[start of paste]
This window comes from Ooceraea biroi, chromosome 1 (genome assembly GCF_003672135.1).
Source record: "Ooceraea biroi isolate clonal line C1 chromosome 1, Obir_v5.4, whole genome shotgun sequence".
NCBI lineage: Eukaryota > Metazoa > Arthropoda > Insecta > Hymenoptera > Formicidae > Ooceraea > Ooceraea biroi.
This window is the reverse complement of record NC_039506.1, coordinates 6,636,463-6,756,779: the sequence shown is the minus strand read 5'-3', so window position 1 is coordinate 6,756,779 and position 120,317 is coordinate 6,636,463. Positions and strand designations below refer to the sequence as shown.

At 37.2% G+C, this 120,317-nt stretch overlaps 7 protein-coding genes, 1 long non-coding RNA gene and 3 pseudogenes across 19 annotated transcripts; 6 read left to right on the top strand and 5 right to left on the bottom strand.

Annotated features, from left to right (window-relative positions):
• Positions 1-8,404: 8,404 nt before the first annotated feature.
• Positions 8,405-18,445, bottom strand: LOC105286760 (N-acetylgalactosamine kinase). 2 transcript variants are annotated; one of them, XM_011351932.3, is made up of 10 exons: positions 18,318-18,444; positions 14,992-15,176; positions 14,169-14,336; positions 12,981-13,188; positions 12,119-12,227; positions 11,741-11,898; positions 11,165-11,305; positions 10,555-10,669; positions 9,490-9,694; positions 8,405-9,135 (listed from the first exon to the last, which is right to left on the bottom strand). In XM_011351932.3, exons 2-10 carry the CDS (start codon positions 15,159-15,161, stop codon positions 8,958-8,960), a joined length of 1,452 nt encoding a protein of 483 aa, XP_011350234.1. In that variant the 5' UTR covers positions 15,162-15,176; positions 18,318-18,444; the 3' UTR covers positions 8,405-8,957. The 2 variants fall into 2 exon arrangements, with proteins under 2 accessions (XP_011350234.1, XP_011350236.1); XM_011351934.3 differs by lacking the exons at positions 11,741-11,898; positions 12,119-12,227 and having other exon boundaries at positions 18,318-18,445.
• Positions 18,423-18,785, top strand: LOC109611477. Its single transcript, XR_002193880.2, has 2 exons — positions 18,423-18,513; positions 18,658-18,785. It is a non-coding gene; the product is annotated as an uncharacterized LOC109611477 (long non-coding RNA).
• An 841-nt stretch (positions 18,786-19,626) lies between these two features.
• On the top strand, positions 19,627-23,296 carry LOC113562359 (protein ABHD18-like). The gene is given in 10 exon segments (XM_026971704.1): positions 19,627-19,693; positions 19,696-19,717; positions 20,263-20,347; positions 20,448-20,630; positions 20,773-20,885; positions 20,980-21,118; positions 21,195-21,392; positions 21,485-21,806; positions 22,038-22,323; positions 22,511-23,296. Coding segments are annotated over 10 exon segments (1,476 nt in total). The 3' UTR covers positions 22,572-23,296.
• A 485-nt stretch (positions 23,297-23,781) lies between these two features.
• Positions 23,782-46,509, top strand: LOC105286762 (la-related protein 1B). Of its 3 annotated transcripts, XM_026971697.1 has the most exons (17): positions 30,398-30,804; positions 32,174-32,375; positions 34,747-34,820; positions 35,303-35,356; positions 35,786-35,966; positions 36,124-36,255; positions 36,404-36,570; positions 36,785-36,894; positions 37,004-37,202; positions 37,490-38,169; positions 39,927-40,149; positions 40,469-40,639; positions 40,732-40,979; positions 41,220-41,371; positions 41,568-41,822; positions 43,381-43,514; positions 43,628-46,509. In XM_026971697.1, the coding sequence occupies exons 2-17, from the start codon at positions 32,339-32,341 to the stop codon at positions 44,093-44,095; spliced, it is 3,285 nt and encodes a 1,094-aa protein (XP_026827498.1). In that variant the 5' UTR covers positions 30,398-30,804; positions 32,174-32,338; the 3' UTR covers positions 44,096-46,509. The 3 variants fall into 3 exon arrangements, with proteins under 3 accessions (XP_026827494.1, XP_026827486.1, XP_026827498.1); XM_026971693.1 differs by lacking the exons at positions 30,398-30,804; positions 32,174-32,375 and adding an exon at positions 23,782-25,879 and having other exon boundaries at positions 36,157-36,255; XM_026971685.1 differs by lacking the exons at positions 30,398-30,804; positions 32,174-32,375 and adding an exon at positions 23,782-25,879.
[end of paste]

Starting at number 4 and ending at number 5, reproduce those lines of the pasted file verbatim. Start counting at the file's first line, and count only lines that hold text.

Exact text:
This window is the reverse complement of record NC_039506.1, coordinates 6,636,463-6,756,779: the sequence shown is the minus strand read 5'-3', so window position 1 is coordinate 6,756,779 and position 120,317 is coordinate 6,636,463. Positions and strand designations below refer to the sequence as shown.

At 37.2% G+C, this 120,317-nt stretch overlaps 7 protein-coding genes, 1 long non-coding RNA gene and 3 pseudogenes across 19 annotated transcripts; 6 read left to right on the top strand and 5 right to left on the bottom strand.